1. identify the composite determinants of health affecting the particular family;
  2. show how the major determinants relate to each other;
  3. clarify the mechanisms by which these determinants act to decrease health;
  4. provide a framework for evaluating which of these are the most important to address; and
  5. map specific interventions for improvement of the health of the family.[8]

Just like an index case (patient) is an entry point into a family, a family is an entry point into the community. Therefore, we also use the family study to gain insight into the larger health issues in the community. The appreciation of the economic, social, environmental and emotional aspects in the medical problems should result in a change in their attitude and approach to patients.[9] This is essential if we want doctors to engage with the community and perform social roles.[10]

Before we proceed with the framework, let us understand the role of family in health and disease. Family has influence at three levels—causation and progress of the disease; the consequences of the disease on other family members; and how family copes with the disease. These are illustrated below.


This could include spread of infection from a family member to the index case (tuberculosis, scabies, etc.) or genetic or shared lifestyle (tobacco use, intra-household distribution of food in cases of an undernourished child or an obese mother).


The index case can be a source of infection to other family members. The expenditure incurred on treatment of the index case can push the family into impoverishment or school absenteeism of a girl child.


One of the greatest benefits that a family provides to its members is in terms of financial and emotional support to cope with the problem, which may be different for different diseases. Failure of coping leads to stress which can be measured.

A Family ‘Assessment’ Approach for Family Study in Medicine

Family presentations are usually built around an index case. We describe eleven domains in which the family should be studied, each resulting in a diagnosis in that domain. While the sequence shown in [Table - 1] is desirable, as an aide de memoire, we have coined the term ‘Family ASSESSMENT’. We emphasize that the points made under each domain are not exhaustive but only indicative. Students should assess the specific situation and adapt the approach accordingly. Also, it is not necessary that all domains would need to be studied in complete detail in all cases.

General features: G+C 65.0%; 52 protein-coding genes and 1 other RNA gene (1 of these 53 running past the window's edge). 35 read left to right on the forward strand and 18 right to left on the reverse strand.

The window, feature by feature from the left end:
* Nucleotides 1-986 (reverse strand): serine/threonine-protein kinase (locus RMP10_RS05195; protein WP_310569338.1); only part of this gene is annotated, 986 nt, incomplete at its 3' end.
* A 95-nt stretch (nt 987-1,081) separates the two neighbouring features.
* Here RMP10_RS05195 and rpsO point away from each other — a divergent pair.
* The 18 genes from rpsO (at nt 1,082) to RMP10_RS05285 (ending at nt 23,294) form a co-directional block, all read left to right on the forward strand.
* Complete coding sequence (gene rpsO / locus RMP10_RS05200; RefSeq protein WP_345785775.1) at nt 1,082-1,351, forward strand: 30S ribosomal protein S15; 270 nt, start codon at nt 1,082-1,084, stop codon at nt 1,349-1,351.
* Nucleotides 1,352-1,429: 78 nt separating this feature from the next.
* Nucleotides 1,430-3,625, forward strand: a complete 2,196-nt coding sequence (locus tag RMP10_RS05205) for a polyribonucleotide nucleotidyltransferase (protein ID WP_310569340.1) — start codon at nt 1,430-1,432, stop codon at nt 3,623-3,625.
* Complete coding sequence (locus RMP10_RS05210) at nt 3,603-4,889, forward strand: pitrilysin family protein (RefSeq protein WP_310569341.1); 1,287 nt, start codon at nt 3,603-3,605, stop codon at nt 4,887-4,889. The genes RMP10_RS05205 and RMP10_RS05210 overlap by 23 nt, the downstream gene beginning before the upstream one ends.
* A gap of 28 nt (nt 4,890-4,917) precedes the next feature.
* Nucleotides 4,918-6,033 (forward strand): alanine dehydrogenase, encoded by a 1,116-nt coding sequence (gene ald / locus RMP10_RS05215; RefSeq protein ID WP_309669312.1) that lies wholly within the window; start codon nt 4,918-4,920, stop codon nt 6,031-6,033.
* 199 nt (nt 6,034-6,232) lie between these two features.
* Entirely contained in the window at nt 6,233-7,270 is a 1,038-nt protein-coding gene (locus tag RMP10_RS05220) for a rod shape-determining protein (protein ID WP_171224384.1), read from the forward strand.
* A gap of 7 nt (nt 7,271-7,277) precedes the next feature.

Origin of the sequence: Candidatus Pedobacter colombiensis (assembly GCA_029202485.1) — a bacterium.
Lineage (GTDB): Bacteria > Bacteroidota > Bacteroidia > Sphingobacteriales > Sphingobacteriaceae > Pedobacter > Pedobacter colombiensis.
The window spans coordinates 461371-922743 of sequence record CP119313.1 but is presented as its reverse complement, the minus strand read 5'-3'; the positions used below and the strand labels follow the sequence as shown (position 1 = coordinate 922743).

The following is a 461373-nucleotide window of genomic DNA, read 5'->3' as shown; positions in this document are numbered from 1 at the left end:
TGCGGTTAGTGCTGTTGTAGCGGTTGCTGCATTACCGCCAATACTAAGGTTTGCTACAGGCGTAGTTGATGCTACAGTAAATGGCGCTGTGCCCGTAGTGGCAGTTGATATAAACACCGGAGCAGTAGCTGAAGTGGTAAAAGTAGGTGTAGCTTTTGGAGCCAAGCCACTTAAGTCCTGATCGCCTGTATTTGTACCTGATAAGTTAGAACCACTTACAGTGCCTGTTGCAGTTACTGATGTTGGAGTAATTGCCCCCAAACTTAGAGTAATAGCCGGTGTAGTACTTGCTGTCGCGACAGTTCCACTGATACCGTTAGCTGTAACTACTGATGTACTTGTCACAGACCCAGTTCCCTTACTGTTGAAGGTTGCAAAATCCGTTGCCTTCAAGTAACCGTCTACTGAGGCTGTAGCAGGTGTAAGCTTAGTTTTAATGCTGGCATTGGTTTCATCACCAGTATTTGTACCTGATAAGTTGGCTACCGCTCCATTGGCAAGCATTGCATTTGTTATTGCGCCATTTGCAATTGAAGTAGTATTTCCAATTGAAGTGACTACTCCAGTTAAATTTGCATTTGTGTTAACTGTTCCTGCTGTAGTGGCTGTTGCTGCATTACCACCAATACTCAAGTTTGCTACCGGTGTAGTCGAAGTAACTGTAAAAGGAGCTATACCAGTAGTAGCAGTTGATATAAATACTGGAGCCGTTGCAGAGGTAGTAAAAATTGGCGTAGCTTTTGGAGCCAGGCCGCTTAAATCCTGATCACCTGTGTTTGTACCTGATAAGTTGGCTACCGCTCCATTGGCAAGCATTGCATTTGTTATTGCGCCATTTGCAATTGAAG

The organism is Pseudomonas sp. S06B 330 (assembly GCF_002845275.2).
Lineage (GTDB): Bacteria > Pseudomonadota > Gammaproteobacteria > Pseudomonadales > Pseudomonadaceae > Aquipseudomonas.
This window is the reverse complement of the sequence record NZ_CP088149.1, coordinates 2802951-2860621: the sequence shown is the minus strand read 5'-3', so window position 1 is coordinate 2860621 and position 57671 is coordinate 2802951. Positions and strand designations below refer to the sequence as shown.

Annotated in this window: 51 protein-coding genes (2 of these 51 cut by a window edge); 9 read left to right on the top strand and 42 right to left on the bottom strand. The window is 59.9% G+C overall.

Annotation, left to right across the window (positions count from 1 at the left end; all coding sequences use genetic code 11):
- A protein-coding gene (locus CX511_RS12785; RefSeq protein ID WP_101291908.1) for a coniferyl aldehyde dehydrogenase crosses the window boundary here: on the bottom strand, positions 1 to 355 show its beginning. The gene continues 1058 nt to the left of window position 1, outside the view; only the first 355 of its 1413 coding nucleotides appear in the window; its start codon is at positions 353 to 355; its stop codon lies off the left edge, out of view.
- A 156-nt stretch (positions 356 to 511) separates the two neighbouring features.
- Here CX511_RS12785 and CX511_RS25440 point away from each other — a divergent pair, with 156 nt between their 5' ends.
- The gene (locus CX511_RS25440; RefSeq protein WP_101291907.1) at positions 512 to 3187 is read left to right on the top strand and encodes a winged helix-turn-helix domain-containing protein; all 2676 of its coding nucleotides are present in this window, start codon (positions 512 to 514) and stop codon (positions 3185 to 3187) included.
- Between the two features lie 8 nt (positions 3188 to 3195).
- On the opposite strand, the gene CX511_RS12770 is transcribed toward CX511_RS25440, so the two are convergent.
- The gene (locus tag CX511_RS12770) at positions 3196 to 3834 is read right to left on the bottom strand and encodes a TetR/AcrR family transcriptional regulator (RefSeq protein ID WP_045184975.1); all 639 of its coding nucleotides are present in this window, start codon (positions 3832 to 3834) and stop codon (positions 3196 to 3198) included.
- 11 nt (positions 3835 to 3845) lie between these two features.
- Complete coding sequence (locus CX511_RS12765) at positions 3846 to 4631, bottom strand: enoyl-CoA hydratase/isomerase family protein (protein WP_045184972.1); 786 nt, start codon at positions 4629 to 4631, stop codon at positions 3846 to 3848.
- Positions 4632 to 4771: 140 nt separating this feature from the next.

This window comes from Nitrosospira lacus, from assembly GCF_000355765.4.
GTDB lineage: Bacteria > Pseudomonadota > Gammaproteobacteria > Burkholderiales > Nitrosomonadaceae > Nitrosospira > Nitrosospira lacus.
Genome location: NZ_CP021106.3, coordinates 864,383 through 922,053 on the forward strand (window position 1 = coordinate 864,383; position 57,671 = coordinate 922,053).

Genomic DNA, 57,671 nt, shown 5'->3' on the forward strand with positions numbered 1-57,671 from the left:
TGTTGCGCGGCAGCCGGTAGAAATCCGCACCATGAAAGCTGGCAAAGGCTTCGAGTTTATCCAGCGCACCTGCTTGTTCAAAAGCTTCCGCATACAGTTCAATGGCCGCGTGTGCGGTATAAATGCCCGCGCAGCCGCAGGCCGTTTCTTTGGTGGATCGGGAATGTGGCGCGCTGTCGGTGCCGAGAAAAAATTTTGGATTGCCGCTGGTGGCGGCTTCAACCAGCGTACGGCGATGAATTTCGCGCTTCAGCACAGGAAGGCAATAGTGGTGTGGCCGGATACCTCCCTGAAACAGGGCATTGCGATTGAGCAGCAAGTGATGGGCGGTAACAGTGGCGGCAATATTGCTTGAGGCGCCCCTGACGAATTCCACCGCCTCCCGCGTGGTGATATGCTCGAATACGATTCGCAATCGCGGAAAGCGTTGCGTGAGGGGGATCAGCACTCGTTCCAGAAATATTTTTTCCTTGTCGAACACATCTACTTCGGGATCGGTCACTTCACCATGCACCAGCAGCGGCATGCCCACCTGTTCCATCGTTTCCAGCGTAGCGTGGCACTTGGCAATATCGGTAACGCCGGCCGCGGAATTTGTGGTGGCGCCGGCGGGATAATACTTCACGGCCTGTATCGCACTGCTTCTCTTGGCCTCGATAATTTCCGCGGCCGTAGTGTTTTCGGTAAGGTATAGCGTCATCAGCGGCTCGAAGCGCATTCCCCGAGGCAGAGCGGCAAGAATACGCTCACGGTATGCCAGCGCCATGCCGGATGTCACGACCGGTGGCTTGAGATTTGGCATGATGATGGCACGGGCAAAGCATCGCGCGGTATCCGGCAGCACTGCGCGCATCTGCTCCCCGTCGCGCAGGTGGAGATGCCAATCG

Table 1: The Family ASSESSMENT approach to a family study in medicine

Structure (demographic)

This section describes the composition of the family in terms of age, sex and relationships. Some of the possible diagnoses in this domain are large (or small) family, presence of eligible couple, elderly, lack of spacing between children, single parent, etc.


This follows from the information on education, income and occupation of the members, including the head of the household, ownership of land/house and enables measurement of the socioeconomic status of the family using standard scales. Knowledge about caste and poverty status also enables an assessment of their eligibility to various social schemes of the government. Similarly, knowledge whether the breadwinner is in organized/unorganized, government/private sector, regular/ contractual job gives an idea about the financial security of the family.


The choice of the word ‘sickness’, though driven by the need for acronym, also highlights the social aspect of the disease rather than the medical aspect. A standard approach adopted in wards for making a diagnosis can be used. In family presentations, the focus should not be on learning clinical skills or making diagnoses. A diagnosis is important as it binds the whole presentation together. However, a change in diagnosis does not change other aspects and therefore, our approach to management. For example, whether the patient has atrial or mitral stenosis, or haemorrhagic or thrombotic stoke, has little implications for other domains.


Standard techniques of nutritional assessment should be used such as 24-hour dietary recall, anthropometry, blood levels of nutrients or related haematological parameters. The diagnoses would be in the form of degree of under-/over-nutrition; excess or deficiency of a specific nutrient (salt, vitamin A, etc.) intake. Utilization and access of existing nutritional programme such as the Integrated Child Development Services (ICDS) Scheme or iodized salt would also be included in this section.


This domain covers key issues related to awareness of the causes and consequences of the disease, key behaviours and social customs and taboos which could influence the disease or its prognosis. This enables patient education programme to be tailored to their beliefs.[11] In an undernourished child, this would include feeding practices and social customs related to breastfeeding and complementary feeding.


This includes environment within the household as well as immediate neighbourhood. Only those aspects relevant to the index case should be studied. For example, in a case of diarrhoea (or oro-faecally transmitted diseases) one needs to look into source of water supply, access, availability, water storage, treatment and retrieval practices at home. It would be different for a vector-borne disease (breeding places, use of anti-adult measures) or in non-communicable diseases (NCDs) (park nearby) and so on.